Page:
It turns out that there are indeed formulas to follow for better fitness. They're just not secret.
"Diet and exercise are key. I use the analogy of a car. If you tune up your car regularly and put good fuel in, your car will run better and last longer. If you tune up your body regularly with exercise and eat better foods you are going to run better too," says Allonen.
Speaking of running, it is one of the more popular activities for folks starting or re-starting a fitness program. Keep in mind that you don't have to go out and run 5 miles. You don't even have to run. Starting slow is smart says Alison Katz, a physical therapist at Beth Israel Deaconess Medical Center.
"You really want to build up your activity sensibly. Trying to do too much, too fast can actually set you back."
Think about major league pitchers. Even though most of them have been working out in the off-season they don't go out and throw nine innings on their first day of Spring Training. They follow a supervised plan to work their arm, along with the rest of their body, into shape.
Katz says that training errors such as improper shoes or poorly planned workouts frequently lead to injury. "We suggest increasing your distance no more than 10% a week. It's also a good idea to have a well-rounded fitness plan. Having weight training along with the cardio activities is essential," she says.
Both Katz and Allonen agree that setting small, achievable goals is one of the best ways to stay on track. "Start by drinking more water instead of a soda," suggests Allonen. "If the thought of giving up snack foods sounds impossible, try a snack-pack size to help you control the portion or bring one piece of fruit to work with you each day."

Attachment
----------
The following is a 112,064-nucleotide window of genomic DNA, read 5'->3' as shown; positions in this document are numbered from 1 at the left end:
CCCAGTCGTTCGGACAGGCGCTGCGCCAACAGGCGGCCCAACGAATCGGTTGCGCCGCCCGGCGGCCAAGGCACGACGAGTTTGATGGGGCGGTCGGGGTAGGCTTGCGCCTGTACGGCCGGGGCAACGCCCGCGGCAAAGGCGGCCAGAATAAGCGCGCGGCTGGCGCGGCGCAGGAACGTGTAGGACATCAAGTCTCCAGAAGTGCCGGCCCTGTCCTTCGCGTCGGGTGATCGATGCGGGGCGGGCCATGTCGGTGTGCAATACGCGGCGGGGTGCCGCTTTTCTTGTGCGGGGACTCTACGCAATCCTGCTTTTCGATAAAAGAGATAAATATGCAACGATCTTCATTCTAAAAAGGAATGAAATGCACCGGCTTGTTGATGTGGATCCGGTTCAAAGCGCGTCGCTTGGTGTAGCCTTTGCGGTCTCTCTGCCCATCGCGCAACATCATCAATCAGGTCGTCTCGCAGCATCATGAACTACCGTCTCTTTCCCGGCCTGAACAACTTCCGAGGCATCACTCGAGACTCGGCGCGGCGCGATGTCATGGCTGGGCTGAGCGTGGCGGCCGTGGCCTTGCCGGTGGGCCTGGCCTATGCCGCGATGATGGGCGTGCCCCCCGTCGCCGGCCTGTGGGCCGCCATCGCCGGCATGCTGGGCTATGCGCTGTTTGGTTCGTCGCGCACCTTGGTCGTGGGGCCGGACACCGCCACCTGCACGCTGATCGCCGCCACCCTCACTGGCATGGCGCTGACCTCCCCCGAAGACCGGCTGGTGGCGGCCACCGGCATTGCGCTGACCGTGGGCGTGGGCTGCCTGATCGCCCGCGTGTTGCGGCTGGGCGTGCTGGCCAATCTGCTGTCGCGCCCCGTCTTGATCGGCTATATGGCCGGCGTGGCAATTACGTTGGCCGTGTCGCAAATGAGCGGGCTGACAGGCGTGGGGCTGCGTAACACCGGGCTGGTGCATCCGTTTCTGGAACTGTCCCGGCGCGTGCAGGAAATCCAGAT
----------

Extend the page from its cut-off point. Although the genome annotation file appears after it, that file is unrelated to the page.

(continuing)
"You don't have to join a gym," says Katz. "There are a number of ways you can incorporate more healthy activity into your day and it won't cost you a thing. You can get off the bus a stop or two early and walk. Maybe you walk up one or two flights of stairs instead of taking the elevator. That's a great start."
Ideally you want it to be enjoyable. So if you don't like running, try biking. If you hate broccoli, peel a carrot. The goal is to have good eating habits and exercise become a regular part of your routine - season after season.
"I've found that having somebody to run or walk with helps me to stick with it. We can encourage each other," suggests Katz.
Enlisting teammates in this fitness effort adds a layer of accountability that can also help when those tough days come along, as they undoubtedly will.
"When you're not the only one saying 'No thank you' to the piece of cake at the office birthday party you don't feel so deprived," says Allonen. "And I always remind my patients not to beat themselves up if they do surrender to temptation once in a while. Let's try to do better next time."
There is no better time than the present to walk confidently to the plate, fill it wisely, and take the occasional run home. It's a new season. What do you say we get started?
Beth Israel Deaconess Medical Center is the official hospital of the Boston Red Sox. For advice about your own medical care, ask your doctor.